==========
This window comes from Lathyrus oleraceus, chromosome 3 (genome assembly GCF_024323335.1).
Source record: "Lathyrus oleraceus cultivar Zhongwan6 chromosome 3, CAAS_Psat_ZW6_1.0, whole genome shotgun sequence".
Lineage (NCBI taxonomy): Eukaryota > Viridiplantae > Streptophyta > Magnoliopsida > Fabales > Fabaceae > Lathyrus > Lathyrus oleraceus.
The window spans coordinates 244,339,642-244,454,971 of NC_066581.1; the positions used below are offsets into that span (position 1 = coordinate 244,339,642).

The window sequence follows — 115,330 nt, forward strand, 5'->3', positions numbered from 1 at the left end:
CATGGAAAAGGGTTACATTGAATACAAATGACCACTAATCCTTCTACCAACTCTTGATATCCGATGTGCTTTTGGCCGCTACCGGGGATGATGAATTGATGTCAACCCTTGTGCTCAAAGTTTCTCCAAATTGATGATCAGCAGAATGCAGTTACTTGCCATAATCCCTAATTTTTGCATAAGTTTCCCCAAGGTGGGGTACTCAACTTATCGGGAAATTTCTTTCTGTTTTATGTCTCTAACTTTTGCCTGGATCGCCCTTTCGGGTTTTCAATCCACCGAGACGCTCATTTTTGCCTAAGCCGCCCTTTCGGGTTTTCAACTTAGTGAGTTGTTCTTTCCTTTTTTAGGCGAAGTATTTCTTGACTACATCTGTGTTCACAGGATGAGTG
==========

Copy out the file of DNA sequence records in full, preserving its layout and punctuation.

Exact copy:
This window comes from Lathyrus oleraceus, chromosome 3 (genome assembly GCF_024323335.1).
Source record: "Lathyrus oleraceus cultivar Zhongwan6 chromosome 3, CAAS_Psat_ZW6_1.0, whole genome shotgun sequence".
Lineage (NCBI taxonomy): Eukaryota > Viridiplantae > Streptophyta > Magnoliopsida > Fabales > Fabaceae > Lathyrus > Lathyrus oleraceus.
The window spans coordinates 244,339,642-244,454,971 of NC_066581.1; the positions used below are offsets into that span (position 1 = coordinate 244,339,642).

The window sequence follows — 115,330 nt, forward strand, 5'->3', positions numbered from 1 at the left end:
CATGGAAAAGGGTTACATTGAATACAAATGACCACTAATCCTTCTACCAACTCTTGATATCCGATGTGCTTTTGGCCGCTACCGGGGATGATGAATTGATGTCAACCCTTGTGCTCAAAGTTTCTCCAAATTGATGATCAGCAGAATGCAGTTACTTGCCATAATCCCTAATTTTTGCATAAGTTTCCCCAAGGTGGGGTACTCAACTTATCGGGAAATTTCTTTCTGTTTTATGTCTCTAACTTTTGCCTGGATCGCCCTTTCGGGTTTTCAATCCACCGAGACGCTCATTTTTGCCTAAGCCGCCCTTTCGGGTTTTCAACTTAGTGAGTTGTTCTTTCCTTTTTTAGGCGAAGTATTTCTTGACTACATCTGTGTTCACAGGATGAGTG